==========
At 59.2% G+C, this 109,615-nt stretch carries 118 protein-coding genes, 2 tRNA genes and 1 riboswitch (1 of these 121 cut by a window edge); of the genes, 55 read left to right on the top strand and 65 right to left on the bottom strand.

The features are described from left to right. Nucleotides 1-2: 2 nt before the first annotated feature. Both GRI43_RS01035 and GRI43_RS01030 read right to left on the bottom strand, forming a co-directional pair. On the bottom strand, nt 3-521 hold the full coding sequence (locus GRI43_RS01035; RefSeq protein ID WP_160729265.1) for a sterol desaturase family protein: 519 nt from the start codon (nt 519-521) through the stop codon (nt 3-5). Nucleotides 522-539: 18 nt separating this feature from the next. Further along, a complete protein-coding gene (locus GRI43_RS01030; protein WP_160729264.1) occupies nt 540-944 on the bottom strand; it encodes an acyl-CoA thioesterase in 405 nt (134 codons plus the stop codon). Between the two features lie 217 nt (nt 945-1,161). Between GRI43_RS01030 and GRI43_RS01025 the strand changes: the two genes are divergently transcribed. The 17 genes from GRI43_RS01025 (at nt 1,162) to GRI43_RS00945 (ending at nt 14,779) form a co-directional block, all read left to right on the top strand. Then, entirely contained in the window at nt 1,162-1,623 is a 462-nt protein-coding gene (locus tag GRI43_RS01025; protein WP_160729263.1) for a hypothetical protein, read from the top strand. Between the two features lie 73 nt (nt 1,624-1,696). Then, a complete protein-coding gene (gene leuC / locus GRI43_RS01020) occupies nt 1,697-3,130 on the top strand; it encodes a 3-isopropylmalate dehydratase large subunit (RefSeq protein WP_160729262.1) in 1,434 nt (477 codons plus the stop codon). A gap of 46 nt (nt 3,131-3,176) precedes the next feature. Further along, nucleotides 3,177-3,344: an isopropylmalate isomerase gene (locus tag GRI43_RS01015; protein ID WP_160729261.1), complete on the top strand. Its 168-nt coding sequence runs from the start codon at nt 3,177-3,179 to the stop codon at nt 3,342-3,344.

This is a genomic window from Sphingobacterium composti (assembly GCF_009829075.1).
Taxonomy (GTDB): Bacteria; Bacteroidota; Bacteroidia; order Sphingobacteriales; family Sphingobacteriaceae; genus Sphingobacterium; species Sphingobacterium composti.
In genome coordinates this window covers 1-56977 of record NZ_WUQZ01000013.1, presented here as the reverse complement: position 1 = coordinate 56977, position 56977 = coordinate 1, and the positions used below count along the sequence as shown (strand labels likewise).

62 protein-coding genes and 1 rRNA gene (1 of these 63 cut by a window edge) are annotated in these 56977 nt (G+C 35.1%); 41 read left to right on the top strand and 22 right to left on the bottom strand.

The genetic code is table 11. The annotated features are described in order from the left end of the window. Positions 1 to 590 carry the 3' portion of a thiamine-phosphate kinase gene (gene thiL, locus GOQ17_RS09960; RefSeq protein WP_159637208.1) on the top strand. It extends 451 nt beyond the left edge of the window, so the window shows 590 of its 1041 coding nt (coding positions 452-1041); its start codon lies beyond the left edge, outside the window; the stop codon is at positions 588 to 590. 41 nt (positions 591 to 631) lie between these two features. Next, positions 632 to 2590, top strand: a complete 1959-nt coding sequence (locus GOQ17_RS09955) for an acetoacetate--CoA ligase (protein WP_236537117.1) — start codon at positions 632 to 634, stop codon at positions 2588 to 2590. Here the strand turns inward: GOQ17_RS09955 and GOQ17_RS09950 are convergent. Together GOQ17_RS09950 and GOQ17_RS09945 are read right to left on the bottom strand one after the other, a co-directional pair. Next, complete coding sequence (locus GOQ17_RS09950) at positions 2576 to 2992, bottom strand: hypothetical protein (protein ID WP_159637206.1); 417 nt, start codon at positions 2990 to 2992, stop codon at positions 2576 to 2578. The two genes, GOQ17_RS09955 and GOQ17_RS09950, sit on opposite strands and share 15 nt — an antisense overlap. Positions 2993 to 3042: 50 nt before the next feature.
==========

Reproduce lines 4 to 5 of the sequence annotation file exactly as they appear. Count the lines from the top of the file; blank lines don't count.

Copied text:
Taxonomy (GTDB): Bacteria; Bacteroidota; Bacteroidia; order Sphingobacteriales; family Sphingobacteriaceae; genus Sphingobacterium; species Sphingobacterium composti.
In genome coordinates this window covers 1-56977 of record NZ_WUQZ01000013.1, presented here as the reverse complement: position 1 = coordinate 56977, position 56977 = coordinate 1, and the positions used below count along the sequence as shown (strand labels likewise).